• Take a nap while your child is napping even if you have chores and other tasks to accomplish, have your partner alternate getting up to feed the baby at night, sleep with ear plugs and have your partner be “on call” alternate nights, listen to a guided relaxation before bed, turn off all electronics 1 hour before bedtime, go to bed first so that you are asleep before your partner comes to bed and have them be “on duty” so that you can sleep, have a night off and sleep at a loved one’s house so that you partner can cover for you (even one night of good sleep could help to recharge your battery).
  • NOT drink caffeine after 4:00pm, “Sleepy time” tea, consult with your physician about getting a blood test for your Thyroid or other post-partum imbalances that could lead to sleep issues, talk with your physician about non-habit forming sleep aid options if all other techniques do not help you.

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You Shouldn’t Pressure Your Child to Eat New Foods, Study Says

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Frustrated by your picky eaters? A new study says pressuring them to try something new (or to eat just three more bites!) doesn’t help.

Your picky eater comes to the table, takes one bite, and announces she’s done. Or declares that she now hates her formerly-favorite dinner. It’s frustrating—and enough to make you resort to pleading, bribery, or demands to eat more. After all, it’s your instinct as a parent to nourish your children. And when it seems like they’re not eating enough, you worry that they won’t grow well (and will never eat anything beyond buttered pasta and chicken nuggets!).

But according to a new study, pressuring kids to eat doesn’t do much good. Researchers at the University of Michigan found that when parents pressured their toddlers at mealtime, it didn’t affect their growth one way or another and had no impact on how picky they were a year later.

“The fact that we did not find a link between pressuring in feeding and future picky eating suggests either that picky eating is not especially changeable, just like it’s hard to eliminate shyness in a shy child, or that reducing picky eating needs a different approach than just pressuring,” says researcher Julie Lumeng, M.D., a professor of pediatrics at University of Michigan.

That’s not to say that pressuring kids to eat is necessarily harmless either. “Pressuring in feeding can be considered controlling or intrusive, and we know from decades of research that controlling and intrusive parenting is not valuable for child well-being,” she says.

Mealtime pressure can also worsen a child’s eating habits over time, warns pediatric dietitian Natalia Stasenko. That’s especially true if there are underlying reasons for a child’s hesitation to eat, such as anxiety or oral motor problems. Even if a child’s finicky habits are more garden-variety, pressure can negatively impact how a child feels about food and eating in general, she says.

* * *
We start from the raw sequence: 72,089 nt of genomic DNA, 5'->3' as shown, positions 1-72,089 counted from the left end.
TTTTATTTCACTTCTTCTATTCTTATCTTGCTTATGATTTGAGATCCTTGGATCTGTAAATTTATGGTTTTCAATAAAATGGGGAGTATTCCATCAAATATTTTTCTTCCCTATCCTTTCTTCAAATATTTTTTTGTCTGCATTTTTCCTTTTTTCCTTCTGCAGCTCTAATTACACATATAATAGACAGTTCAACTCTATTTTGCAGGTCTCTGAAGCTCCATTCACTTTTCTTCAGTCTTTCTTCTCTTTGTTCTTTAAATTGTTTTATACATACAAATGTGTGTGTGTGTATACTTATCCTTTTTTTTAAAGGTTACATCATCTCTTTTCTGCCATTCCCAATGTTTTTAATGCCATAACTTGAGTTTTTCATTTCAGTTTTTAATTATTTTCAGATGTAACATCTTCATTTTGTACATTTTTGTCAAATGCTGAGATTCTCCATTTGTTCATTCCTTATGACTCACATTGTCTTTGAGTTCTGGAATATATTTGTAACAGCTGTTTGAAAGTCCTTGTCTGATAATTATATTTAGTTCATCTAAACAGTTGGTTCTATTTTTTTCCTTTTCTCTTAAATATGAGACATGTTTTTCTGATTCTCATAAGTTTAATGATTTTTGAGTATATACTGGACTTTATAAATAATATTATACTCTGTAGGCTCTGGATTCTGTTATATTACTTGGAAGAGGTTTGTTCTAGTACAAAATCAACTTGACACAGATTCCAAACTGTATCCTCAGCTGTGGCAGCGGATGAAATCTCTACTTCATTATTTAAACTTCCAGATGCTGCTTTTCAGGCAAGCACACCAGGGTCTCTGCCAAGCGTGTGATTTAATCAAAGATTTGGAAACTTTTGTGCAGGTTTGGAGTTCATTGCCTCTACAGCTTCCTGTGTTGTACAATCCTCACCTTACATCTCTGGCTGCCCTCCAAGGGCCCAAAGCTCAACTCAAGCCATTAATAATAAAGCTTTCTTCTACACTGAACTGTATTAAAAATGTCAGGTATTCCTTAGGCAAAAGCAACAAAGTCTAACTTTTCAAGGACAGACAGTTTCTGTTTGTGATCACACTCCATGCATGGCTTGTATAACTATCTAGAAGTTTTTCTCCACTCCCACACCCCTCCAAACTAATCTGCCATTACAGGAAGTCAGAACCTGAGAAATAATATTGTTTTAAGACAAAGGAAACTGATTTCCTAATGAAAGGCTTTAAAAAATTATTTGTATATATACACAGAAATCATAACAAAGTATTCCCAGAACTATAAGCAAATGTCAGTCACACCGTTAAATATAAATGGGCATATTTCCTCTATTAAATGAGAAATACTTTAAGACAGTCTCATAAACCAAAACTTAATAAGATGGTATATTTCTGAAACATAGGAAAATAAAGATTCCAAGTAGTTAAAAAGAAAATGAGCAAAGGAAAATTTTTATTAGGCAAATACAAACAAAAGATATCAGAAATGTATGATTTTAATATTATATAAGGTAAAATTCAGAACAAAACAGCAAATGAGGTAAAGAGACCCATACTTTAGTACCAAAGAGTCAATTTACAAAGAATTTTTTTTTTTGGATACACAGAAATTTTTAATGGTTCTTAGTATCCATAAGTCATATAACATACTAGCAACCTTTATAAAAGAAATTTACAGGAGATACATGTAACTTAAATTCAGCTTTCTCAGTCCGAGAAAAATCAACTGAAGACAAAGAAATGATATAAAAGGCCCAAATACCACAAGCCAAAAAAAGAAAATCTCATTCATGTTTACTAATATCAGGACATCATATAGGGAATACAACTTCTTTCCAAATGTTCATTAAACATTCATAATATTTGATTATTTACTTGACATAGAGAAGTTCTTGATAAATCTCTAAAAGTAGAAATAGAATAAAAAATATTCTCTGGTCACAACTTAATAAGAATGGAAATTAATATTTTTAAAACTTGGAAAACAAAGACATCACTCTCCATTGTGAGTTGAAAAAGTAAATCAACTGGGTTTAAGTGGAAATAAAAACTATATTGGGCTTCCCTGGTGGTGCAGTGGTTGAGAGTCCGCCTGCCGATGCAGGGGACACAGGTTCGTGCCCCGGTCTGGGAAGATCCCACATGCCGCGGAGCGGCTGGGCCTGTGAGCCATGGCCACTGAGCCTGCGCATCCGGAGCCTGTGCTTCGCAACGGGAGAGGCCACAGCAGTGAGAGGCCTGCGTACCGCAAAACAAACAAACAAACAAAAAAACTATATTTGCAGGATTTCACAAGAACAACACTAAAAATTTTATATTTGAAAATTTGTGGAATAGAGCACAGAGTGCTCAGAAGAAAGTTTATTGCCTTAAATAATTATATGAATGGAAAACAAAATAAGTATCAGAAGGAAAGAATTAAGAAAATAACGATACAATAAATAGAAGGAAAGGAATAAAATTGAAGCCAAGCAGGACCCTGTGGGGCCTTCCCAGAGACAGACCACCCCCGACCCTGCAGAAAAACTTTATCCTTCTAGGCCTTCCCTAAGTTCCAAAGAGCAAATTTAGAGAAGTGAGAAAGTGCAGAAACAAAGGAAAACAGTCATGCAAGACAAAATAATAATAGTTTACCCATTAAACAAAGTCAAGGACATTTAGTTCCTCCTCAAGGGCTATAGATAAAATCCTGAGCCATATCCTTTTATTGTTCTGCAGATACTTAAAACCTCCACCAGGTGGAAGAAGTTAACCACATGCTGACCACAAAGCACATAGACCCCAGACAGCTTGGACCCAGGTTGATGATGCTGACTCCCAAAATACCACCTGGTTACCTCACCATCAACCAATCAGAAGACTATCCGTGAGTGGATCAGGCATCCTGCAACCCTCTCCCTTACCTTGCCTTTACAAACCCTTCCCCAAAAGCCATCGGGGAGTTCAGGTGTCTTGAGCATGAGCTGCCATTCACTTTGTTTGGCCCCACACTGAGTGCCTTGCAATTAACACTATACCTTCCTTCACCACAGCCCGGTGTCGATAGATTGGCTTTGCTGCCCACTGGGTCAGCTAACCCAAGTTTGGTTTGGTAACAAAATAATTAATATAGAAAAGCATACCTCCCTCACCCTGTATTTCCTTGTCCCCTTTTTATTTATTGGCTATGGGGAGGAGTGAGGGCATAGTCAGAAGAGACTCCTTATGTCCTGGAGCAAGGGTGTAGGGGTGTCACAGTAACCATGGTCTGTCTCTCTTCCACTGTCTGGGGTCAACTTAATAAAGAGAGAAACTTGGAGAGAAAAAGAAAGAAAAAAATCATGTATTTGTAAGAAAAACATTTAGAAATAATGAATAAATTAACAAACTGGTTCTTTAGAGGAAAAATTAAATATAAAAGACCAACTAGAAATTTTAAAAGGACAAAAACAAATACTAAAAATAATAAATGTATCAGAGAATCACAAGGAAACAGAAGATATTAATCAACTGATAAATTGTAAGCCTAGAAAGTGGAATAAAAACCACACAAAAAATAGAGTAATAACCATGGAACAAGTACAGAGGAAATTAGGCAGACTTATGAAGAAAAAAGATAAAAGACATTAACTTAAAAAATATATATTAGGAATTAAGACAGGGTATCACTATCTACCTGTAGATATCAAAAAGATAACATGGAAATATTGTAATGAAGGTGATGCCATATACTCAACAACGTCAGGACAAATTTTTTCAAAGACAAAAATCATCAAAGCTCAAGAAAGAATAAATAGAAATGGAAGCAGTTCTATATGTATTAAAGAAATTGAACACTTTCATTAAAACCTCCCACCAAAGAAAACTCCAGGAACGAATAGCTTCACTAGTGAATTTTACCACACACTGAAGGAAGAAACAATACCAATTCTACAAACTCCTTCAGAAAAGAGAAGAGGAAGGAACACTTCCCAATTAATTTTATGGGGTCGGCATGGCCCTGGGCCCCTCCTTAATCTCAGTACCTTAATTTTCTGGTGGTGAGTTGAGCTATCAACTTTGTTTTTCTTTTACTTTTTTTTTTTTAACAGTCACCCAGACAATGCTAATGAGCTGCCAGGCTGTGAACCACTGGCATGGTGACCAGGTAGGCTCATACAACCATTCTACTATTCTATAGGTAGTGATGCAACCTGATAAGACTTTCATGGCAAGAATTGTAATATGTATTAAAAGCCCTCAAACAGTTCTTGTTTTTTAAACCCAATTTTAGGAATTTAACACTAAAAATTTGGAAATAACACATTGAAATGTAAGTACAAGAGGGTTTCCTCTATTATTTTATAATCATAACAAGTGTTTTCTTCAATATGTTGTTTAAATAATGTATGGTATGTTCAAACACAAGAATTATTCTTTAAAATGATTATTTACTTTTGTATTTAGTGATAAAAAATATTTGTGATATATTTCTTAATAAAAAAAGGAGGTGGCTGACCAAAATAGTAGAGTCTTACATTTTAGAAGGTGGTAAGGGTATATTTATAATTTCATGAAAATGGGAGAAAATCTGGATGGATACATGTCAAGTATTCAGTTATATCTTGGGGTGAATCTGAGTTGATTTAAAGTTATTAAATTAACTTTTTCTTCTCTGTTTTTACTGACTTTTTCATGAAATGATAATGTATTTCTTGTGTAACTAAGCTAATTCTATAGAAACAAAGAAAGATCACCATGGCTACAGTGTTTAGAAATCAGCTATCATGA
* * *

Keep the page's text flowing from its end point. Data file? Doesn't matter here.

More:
What’s more, though this particular study didn’t show that pressure led to more weight gain, those tactics could contribute to a higher obesity risk as your child gets older. That’s because pressuring kids to eat when they don’t want to interferes with their ability to self-regulate (knowing when they’re hungry and when they’re full). Toddlers are typically good regulators, but that natural sense tends to diminish by age 4 or 5, says Stasenko. “The study wasn’t long enough to study the effects of mealtime pressure on the ability to self-regulate and its relationship to obesity,” she notes.

Since it’s natural to be concerned about picky eating and how it might affect your child’s habits in the long term, what can you do? Lumeng says children are more likely to try a new food if they see others eating and enjoying that food—especially if it’s another child like a sibling or classmate. A “one bite rule” may help some children grow to like and accept new foods. Pairing a disliked foods with a liked food (like a new veggie with ranch dressing or ketchup) is a reasonable approach too, she adds.

Remember that experiencing a food without eating it is part of the process too, says Stasenko. “In order to try a new food, kids need to go through multiple levels of experiencing it in a pressure-free way, starting from seeing it multiple times, having a chance to interact with it, seeing other people eat it, touching it, smelling it, tasting it and finally eating it,” she says. “All kids progress through these steps at their own speed.”

Sally Kuzemchak, MS, RD, is a registered dietitian, educator, and mom of two who blogs at Real Mom Nutrition. She is the author of the forthcoming book The 101 Healthiest Foods For Kids. She also collaborated with Cooking Light on Dinnertime Survival Guide, a cookbook for busy families. You can follow her on Facebook Twitter Pinterest, and Instagram. In her spare time, she loads and unloads the dishwasher. Then load

Via Parents

 

5 Snacks to keep your kids full longer

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Children can definitely eat out of monotony, just like grownups do. But another issue is that sometimes what they are eating may actually not be filling them up. Snack staples like pretzels, gummy fruit snacks, fish-shaped crackers, and even many granola bars simply don’t have much staying-power, so kids are hungrier sooner.